Prophecy Girl has all of the makings of a book that I'd love - initially. Cecily White has a deligh...moreReview originally posted on Bibliophilia, Please.
Prophecy Girl has all of the makings of a book that I'd love - initially. Cecily White has a delightful sense of humor that saturates the novel. It is a paranormal story set in New Orleans that nods to other supernatural works. Amelie Bennett, the protagonist, is snarky, stubborn, and just has something special about her that I cannot put my finger on, but I know that I would like to see it in more heroines. However, the issues that I had with White's debut clouded my enjoyment.
Firstly, let me say that I didn't not like any of the characters. They were just the problem. It was really difficult for me to remember them from scene to scene. I could recall the name of the school's Queen Bee and clique member, but I had a hard time remembering the more important characters and what their roles were. I kept going back in the book to refresh myself on who people were. It is very rare that I have to do this when I'm reading. Prophecy Girl had enough twists that this was a pretty major problem for me.
There was, of course, a romance in the novel. I had some mixed feelings about it, but I think Ami handled it as well as could be expected. She was very honest about her feelings, and she called Jack on his bulls--- when he dished it out. (Why can't more heroines do this?!) I will say that I do NOT like the whole teacher-student romance, even if they are close in age. I think anyone who is in a position of authority over their partner, especially a younger one, creates a lot of issues, and it's just wrong when a teacher is involved. But I won't rant because it wasn't terribly offensive. Jack was a substitute teacher for all of five minutes, so I just squinted my eyes at it a little and kept reading.
Though I had a hard time enjoying the book as thoroughly as I think I could have, it was still a pretty good read. Cecily White is an author that I'll most definitely be keeping my eye on in the future, and I can't wait to read books with her fantastic writing style. I will try to read Prophecy Girl again because the positive aspects of the book are definitely worth it.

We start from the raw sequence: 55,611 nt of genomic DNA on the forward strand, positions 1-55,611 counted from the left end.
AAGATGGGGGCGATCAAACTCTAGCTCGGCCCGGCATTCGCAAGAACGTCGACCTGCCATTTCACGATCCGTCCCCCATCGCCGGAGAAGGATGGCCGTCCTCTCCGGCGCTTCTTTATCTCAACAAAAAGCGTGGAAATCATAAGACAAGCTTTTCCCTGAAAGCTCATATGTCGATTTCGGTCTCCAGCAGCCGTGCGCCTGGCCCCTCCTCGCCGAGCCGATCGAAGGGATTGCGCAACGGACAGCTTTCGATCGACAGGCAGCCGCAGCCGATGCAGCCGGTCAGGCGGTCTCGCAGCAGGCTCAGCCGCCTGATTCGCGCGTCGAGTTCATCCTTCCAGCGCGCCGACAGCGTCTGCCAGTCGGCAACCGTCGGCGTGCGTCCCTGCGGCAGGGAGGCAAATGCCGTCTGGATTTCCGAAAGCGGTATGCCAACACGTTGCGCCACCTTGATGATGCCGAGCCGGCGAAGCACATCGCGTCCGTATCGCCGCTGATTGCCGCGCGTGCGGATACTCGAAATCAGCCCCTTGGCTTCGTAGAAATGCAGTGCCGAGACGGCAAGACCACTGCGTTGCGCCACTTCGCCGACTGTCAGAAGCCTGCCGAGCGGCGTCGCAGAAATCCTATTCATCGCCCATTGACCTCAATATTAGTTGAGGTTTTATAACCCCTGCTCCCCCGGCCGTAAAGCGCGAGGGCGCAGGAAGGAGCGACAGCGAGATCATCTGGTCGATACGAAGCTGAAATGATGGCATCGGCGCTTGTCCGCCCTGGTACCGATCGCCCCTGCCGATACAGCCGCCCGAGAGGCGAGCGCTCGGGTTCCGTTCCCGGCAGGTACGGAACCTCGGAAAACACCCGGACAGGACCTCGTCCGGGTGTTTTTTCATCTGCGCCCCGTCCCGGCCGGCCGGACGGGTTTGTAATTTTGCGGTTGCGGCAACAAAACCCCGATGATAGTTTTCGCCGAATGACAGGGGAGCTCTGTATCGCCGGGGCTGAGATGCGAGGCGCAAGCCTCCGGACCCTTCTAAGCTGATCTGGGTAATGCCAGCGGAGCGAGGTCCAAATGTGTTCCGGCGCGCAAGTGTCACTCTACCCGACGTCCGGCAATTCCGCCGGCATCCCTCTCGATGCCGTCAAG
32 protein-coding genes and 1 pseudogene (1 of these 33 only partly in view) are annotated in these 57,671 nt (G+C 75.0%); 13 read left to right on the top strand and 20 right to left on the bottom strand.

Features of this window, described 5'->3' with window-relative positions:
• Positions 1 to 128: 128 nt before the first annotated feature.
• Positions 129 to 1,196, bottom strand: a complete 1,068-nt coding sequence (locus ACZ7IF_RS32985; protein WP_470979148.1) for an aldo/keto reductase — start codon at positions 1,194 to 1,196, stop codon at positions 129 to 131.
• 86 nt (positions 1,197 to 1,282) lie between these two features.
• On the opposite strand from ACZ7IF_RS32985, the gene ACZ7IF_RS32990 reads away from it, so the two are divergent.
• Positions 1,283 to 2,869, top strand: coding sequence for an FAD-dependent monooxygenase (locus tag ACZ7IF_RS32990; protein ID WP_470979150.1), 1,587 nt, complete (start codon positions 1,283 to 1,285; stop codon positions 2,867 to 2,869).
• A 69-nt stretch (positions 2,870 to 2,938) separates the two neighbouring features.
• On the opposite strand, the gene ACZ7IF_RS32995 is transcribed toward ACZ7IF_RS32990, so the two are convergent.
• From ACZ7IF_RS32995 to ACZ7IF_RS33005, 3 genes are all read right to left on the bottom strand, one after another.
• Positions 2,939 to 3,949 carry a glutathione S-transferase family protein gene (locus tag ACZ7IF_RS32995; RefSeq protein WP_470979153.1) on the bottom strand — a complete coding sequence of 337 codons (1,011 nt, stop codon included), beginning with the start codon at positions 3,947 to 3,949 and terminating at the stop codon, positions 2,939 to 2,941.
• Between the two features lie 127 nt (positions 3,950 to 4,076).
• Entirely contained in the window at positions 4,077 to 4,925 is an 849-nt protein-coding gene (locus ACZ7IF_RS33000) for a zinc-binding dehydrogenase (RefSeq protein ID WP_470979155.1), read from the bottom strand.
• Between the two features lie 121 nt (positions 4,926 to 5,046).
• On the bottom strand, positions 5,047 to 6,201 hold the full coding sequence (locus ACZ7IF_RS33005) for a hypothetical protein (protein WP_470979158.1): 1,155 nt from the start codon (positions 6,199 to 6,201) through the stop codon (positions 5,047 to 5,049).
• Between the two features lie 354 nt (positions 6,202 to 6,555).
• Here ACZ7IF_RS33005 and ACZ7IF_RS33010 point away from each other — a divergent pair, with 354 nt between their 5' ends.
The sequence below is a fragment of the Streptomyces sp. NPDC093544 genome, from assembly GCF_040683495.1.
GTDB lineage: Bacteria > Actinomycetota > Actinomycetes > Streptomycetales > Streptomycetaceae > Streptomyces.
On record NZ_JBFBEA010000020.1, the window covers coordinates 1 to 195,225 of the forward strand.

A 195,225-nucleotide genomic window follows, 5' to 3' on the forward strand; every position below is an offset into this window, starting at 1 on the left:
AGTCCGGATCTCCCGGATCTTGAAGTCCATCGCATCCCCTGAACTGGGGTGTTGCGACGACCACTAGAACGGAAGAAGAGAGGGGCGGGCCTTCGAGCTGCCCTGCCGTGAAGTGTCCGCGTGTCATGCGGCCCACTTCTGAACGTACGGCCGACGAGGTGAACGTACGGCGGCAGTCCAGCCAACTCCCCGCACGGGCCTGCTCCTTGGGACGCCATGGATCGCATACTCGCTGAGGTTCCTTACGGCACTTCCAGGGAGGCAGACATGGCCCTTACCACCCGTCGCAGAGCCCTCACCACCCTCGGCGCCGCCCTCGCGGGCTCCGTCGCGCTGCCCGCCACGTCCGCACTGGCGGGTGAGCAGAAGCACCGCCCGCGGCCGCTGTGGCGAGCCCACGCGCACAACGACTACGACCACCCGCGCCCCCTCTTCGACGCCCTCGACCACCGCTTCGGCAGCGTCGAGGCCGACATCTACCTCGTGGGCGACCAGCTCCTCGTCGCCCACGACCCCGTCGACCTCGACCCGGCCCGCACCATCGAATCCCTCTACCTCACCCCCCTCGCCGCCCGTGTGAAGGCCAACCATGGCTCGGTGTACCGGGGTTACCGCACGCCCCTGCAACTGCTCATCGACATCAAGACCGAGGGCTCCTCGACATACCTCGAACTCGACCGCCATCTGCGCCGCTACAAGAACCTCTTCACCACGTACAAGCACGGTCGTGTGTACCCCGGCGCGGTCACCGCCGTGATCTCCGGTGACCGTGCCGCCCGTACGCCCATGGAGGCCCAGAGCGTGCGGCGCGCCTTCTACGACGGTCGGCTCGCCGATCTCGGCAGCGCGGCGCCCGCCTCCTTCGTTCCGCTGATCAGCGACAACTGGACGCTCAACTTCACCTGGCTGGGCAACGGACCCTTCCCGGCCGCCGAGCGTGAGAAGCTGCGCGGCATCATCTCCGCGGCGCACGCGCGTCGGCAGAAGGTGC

- 2.5/5 Stars -
*To satisfy FTC guidelines, I am disclosing that I received an ecopy of the book from the publisher in exchange for an honest review. It has in no way affected the outcome. All opinions expressed are rambling, honest, and completely my own.(less)
I cannot get into this book for the life of me, and I liked Splintered a lot. I guess I'll pretend it was a standalone until I'm in the mood for angst...moreI cannot get into this book for the life of me, and I liked Splintered a lot. I guess I'll pretend it was a standalone until I'm in the mood for angst and emotional manipulation.(less)
Dystopian fantasy novel, Luminosity by Stephanie Thomas, is the author's young adult debut. The main character, Beatrice, is a Seer who has been receiving visions of an impending invasion by City's mortal enemy, the Dreamcatchers. As tensions mount and the City goes on high alert, Beatrice starts keeping secrets that could be dangerous to everyone.
Initially, I was not a fan of Luminosity. It is written in first person from Beatrice's point of view, and I was a little confused about the way Stephanie Thomas brought us into the story. For one, I thought Gabe was some sort of guard, and we're told the Keeper is supposed to be intimidated by Beatrice, but I never got that vibe. Despite these things, once I got into the novel, it really began to flow, and I was hooked.
I'm usually disappointed in books that have romance as a major part of the novel because it comes at the cost of world-building, plotting, or character development. However, the romance in Luminosity was not overwhelming and watching Beatrice and Gabe was sweet, though very high school-esque. (Yes, I know this is aimed at a young adult audience.) The only thing I didn't really get was the "falling in love with the enemy" from the book's description. I never got any indication that Beatrice had feelings for anyone but Gabe. I mean, Gabe wasn't my favorite character in the book by a long shot, but at least I understood Beatrice's attraction to him.
Luminosity is an average-length YA book, and I think it was perfect for the story told. The pacing of the novel was really good, and it was packed with action that was well-executed. I think teens will really be able to connect with the book and characters, and I told myself several times while reading it that it's written for teens without being dumbed down. Luminosity had a rocky start for me, but I was impressed by the end. I even look forward to rereading it in the future.